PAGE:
Going (way) below the minimum speed limit is unsafe

The title appears funny (at first), but this is becoming a pressing problem.

With the Build, Build, Build program still in full swing through two administrations, there are now more roads to different destinations, which (very) slightly decongests the usual tight spots around the city, and more expressways for the current crop of new and improved vehicles that are faster and more powerful.

Expressway Driving: Is going (too) slow as dangerous as speeding? image

That is well and good for motorists who love driving fast, and there is no shortage of Filipinos on this list, but to be fair, most of us are obedient to speed limits. I rarely see drivers getting pulled over on the expressways for speeding now. A few weekend warriors go crazy with their sports cars on a Saturday or Sunday morning, but it rarely happens these days. Kudos to the guys with speed guns hiding under bridges, patrolmen, and Big Brother for keeping an eye out and placing everybody on a tight leash.

But what about people who drive too slowly?

Having the words 'drive' and 'slowly' in one sentence sound like an oxymoron, but it is becoming an issue. I have witnessed two collisions caused by a motorist sluggishly hogging the passing lane on SLEX. A crash was bound to happen. The lead car, an old truck, was holding up a growing queue of vehicles, and the nth vehicle behind a trailing van did not brake enough to avoid kissing the bumper of the last car in the train. A sedan behind this line stopped in time but got clipped by a delivery truck as it changed lanes. One slow pickup truck caused two avoidable accidents.

Expressway Driving: Is going (too) slow as dangerous as speeding? image

I am sure there are many more accidents of this kind, not just on the expressways but also on EDSA and various other roads in the country. So it is about time to detail and discuss the problems caused by driving too slowly on public roads.

Quite a few countries do not have a minimum speed, but we do. Actually, the state makes a provision for this under Republic Act 4136. Yes, 4136 is outdated, but the wording under Chapter 4, Article 1, Section 35 says: “Any person driving a motor vehicle on a highway shall drive the same at a careful and prudent speed, not greater nor less than is reasonable and proper…”.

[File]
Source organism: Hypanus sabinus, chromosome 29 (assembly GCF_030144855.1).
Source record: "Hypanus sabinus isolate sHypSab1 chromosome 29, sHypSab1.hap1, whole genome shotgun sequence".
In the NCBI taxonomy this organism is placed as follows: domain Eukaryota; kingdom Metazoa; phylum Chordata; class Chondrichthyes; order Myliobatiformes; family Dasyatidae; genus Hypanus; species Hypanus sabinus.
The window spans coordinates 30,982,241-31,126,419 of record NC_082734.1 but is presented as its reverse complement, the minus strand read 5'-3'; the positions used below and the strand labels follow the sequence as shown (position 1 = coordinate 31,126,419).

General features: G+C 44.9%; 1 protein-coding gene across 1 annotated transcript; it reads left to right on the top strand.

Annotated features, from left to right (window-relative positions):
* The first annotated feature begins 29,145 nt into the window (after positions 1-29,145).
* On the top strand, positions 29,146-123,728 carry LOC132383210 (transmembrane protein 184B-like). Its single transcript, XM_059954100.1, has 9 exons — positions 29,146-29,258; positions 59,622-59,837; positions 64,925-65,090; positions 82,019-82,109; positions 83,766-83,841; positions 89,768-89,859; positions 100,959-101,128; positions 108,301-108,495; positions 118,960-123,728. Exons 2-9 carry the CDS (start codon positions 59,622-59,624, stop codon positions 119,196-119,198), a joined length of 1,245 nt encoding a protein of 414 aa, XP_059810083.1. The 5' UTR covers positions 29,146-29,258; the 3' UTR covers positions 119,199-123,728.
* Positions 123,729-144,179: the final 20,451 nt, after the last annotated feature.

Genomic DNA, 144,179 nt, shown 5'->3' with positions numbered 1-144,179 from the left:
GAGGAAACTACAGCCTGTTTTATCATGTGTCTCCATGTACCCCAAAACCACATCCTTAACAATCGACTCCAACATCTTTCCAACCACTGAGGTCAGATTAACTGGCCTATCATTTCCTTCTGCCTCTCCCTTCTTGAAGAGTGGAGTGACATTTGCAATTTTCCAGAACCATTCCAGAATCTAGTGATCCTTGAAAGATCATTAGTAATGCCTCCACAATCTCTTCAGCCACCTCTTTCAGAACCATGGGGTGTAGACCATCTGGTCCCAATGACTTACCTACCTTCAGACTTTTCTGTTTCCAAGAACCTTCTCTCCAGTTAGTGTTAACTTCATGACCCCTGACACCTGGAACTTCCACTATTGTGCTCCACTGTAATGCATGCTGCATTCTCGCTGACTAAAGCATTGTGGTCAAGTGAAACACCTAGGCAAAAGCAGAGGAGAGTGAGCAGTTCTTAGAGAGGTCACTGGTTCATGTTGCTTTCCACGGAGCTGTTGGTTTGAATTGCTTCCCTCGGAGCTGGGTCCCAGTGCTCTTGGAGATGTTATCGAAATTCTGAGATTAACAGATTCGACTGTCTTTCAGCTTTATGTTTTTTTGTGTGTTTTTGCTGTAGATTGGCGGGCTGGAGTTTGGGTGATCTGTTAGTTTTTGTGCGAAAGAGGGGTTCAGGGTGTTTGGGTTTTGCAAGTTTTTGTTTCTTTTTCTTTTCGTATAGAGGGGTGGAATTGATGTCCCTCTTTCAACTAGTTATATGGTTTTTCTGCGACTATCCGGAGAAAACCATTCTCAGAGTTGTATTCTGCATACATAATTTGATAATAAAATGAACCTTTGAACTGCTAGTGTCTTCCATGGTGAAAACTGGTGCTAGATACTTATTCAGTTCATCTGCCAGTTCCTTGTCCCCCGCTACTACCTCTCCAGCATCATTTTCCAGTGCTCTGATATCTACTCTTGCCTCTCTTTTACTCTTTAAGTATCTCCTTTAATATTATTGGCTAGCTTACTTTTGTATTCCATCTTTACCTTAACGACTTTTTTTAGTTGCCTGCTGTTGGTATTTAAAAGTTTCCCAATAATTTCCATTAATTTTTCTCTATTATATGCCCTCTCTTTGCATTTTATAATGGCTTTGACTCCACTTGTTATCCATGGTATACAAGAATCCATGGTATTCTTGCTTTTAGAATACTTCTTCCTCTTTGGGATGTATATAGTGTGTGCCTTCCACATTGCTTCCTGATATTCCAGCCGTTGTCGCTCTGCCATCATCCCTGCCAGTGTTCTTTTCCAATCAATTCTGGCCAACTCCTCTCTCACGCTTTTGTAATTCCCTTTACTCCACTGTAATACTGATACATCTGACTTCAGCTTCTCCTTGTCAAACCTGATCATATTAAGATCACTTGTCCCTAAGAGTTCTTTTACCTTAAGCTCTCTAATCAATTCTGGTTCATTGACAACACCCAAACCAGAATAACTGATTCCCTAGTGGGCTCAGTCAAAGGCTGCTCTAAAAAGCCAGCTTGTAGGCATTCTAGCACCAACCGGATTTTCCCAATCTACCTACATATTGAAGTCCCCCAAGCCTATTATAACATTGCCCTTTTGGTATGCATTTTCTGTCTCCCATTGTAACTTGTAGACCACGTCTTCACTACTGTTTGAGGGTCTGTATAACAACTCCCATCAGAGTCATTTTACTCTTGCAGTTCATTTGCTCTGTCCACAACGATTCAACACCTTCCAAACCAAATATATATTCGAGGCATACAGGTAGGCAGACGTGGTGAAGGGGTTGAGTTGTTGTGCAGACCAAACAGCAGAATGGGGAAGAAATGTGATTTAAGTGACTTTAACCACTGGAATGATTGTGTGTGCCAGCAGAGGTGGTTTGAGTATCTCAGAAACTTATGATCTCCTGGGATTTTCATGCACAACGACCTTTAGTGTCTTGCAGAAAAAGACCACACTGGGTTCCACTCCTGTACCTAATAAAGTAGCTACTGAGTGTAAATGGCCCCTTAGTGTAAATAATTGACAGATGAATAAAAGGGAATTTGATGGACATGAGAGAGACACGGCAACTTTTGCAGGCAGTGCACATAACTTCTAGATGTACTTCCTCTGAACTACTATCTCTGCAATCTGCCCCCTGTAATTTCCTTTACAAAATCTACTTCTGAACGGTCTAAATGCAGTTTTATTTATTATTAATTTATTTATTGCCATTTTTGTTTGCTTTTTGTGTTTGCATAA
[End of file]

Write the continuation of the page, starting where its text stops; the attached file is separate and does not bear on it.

If our understanding is correct, it gives the concerned traffic enforcement agencies (both directly employed or deputized by LTO) the authority to prescribe upper and lower limits for speed. On all expressways, the maximum is –say it with me– 100 km/h. In case you do not know, the minimum is 60 km/h. And this applies to all vehicles – from 18-wheelers down to four (or two if you are on a bike with 400cc or more). EDSA and other radial and circumferential roads in Metro Manila have no minimum speed limit set, though most times, it is a variation of a crawl. Of course, disregard expressway minimum speeds if traffic is present, and usually, that is because of an accident, vehicular volume, inclement weather, or some road work.

Expressway Driving: Is going (too) slow as dangerous as speeding? image

How do you know when you are going too slow, and what happens when you dip below the minimum speed required? Some websites say going 20 km/h under the speed minimum is a violation unless motorists encounter problems related to congestion, visibility, or weather that prevent them from maintaining the minimum speed limit.